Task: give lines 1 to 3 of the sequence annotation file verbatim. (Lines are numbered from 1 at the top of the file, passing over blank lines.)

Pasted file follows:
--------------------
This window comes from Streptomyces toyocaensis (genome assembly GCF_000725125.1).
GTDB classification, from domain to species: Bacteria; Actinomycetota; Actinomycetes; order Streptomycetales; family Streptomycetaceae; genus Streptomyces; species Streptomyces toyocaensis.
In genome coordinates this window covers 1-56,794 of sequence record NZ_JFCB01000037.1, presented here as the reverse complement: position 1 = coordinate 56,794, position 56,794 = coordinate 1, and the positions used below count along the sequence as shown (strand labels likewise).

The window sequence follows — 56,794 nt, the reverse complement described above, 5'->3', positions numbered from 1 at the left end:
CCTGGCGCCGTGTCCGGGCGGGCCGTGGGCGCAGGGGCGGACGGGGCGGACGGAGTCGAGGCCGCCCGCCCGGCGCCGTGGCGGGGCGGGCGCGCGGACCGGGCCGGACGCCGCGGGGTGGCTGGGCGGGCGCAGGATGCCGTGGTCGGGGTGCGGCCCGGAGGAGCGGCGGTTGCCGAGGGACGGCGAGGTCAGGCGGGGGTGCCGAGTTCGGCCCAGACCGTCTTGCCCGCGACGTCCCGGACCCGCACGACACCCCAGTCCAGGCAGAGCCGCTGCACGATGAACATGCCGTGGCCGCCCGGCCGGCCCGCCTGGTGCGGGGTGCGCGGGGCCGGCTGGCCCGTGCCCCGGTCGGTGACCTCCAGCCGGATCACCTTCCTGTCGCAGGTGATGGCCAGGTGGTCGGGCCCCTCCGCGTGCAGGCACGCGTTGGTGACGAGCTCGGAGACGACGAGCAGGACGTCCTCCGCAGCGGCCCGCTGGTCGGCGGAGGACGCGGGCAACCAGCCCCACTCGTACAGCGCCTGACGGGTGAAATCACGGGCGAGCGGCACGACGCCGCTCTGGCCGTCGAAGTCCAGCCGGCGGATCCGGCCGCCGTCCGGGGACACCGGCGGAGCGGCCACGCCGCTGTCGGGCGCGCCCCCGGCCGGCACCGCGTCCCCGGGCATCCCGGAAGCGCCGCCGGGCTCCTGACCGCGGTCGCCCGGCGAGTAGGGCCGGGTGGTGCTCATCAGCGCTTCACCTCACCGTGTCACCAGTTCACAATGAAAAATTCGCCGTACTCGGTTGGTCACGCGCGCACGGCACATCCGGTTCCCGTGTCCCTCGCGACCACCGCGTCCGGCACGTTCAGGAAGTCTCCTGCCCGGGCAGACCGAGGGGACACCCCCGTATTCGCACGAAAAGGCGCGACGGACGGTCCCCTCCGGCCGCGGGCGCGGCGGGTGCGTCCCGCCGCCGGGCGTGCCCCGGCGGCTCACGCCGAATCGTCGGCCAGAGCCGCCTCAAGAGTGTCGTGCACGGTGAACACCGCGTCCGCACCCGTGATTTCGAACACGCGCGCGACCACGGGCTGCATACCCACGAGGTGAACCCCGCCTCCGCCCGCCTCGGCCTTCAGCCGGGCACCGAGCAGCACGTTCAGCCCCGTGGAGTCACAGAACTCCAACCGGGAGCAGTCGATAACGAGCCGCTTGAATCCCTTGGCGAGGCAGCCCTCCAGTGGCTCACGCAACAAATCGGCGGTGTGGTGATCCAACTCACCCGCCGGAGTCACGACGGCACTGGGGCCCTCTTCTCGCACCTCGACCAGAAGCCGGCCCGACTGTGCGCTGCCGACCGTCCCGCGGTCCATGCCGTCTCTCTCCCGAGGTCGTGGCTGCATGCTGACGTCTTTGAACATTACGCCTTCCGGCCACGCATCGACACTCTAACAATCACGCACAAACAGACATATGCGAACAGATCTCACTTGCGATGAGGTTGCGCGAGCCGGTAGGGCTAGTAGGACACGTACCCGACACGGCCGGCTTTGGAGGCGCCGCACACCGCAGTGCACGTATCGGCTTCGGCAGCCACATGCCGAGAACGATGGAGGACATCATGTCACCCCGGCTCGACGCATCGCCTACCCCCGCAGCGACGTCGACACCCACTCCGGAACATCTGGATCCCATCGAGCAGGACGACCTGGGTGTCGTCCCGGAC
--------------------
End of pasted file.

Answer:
This window comes from Streptomyces toyocaensis (genome assembly GCF_000725125.1).
GTDB classification, from domain to species: Bacteria; Actinomycetota; Actinomycetes; order Streptomycetales; family Streptomycetaceae; genus Streptomyces; species Streptomyces toyocaensis.
In genome coordinates this window covers 1-56,794 of sequence record NZ_JFCB01000037.1, presented here as the reverse complement: position 1 = coordinate 56,794, position 56,794 = coordinate 1, and the positions used below count along the sequence as shown (strand labels likewise).